In 1986, the Medical Women’s Federation approached the Office of Health Economics with the suggestion that an overview of women’s health would be timely. It was considered opportune, not simply because the MWF is celebrating its 70th Anniversary this year – furthermore, OHE itself is currently embarked on its 25th year of studying health care issues – but, more importantly, as a means of stimulating further interest in women’s health. In particular, as discussion of the topic extends into ever wider territory, it is important to identify and not lose sight of those issues that are clearly of central concern.

This report firmly establishes the nature of contemporary mortality and morbidity profiles among women. As greater equality between the sexes has been achieved in terms of education and employment opportunities, women have also acquired similar lifestyle patterns to men. Diseases such as coronary heart disease and cancer of the lung can, therefore, no longer be seen as problems of the male sex alone. It is also clear that individual behaviour regarding cigarette smoking, diet, alcohol consumption and exercise is an important determinant of many other diseases experienced by women. Consequently, considerable potential exists for improving the health of women through the successful implementation of initiatives in disease prevention and health promotion.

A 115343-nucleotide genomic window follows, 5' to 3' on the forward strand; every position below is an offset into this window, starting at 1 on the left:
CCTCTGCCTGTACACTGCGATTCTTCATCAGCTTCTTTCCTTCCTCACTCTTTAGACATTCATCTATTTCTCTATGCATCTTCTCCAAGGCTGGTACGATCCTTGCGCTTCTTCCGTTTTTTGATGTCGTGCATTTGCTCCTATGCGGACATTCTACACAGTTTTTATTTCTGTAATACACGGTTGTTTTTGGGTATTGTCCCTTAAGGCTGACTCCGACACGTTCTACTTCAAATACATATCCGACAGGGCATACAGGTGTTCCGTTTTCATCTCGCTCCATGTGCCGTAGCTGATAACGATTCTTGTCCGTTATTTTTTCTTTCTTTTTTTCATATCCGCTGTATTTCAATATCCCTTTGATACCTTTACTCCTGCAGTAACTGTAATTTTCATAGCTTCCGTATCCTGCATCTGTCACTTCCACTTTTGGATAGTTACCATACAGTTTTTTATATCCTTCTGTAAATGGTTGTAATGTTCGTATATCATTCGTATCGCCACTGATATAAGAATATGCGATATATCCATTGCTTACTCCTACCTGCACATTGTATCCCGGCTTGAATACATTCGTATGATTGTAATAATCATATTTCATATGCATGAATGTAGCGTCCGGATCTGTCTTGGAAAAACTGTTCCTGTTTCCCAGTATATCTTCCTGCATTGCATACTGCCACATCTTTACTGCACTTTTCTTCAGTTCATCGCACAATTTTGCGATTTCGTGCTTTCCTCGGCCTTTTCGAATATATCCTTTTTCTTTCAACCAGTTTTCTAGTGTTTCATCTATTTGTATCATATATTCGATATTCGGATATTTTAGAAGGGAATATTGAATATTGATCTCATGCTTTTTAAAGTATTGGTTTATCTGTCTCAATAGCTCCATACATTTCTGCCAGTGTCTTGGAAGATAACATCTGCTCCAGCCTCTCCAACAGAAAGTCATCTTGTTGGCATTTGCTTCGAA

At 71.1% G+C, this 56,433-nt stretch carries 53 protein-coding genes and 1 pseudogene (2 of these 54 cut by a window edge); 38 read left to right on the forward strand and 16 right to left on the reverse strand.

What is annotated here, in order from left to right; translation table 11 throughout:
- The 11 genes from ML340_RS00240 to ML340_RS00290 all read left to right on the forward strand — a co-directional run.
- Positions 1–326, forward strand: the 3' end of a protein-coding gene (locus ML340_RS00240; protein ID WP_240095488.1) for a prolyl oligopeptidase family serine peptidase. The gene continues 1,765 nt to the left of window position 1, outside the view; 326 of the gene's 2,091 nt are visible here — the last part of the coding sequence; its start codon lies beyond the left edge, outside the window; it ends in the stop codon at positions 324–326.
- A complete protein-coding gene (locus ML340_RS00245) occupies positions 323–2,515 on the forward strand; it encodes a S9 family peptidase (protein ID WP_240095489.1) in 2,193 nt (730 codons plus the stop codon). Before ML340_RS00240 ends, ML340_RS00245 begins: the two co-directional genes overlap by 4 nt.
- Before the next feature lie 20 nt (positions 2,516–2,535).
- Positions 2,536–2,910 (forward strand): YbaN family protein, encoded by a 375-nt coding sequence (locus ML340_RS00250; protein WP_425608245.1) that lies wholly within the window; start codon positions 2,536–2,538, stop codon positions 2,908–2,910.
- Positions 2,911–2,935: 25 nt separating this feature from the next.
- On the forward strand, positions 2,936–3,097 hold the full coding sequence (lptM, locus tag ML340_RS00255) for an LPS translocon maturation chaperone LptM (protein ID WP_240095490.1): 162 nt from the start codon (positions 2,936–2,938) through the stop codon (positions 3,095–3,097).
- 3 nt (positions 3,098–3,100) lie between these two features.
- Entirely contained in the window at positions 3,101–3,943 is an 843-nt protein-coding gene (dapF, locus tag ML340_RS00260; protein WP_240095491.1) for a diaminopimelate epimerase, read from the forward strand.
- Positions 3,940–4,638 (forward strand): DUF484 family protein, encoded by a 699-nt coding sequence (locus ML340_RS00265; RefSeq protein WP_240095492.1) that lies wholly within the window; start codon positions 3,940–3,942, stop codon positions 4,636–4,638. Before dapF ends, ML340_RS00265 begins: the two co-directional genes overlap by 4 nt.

The booklet highlights the importance of taking the broad view of women’s health and including all illnesses, not just those (such as cervical and breast cancer) which are seen as ‘women’s diseases’. Clearly, it would be a mistake to concentrate solely on diseases specific to women as this ignores more fundamental health problems suffered by women as well as men. It is essential to focus on those illnesses which result from social, environmental and lifestyle patterns that are potentially preventable.

Anyone interested in improving women’s health will find this paper a mine of valuable information. The report draws attention to many major areas of concern and identifies issues which require further action and research. Prominent among those clearly requiring more extensive investigation are the observed differentials in health by occupational and socio-economic grouping. The Office of Health Economics is to be congratulated on setting the scene for constructive debate by the publication of this important paper.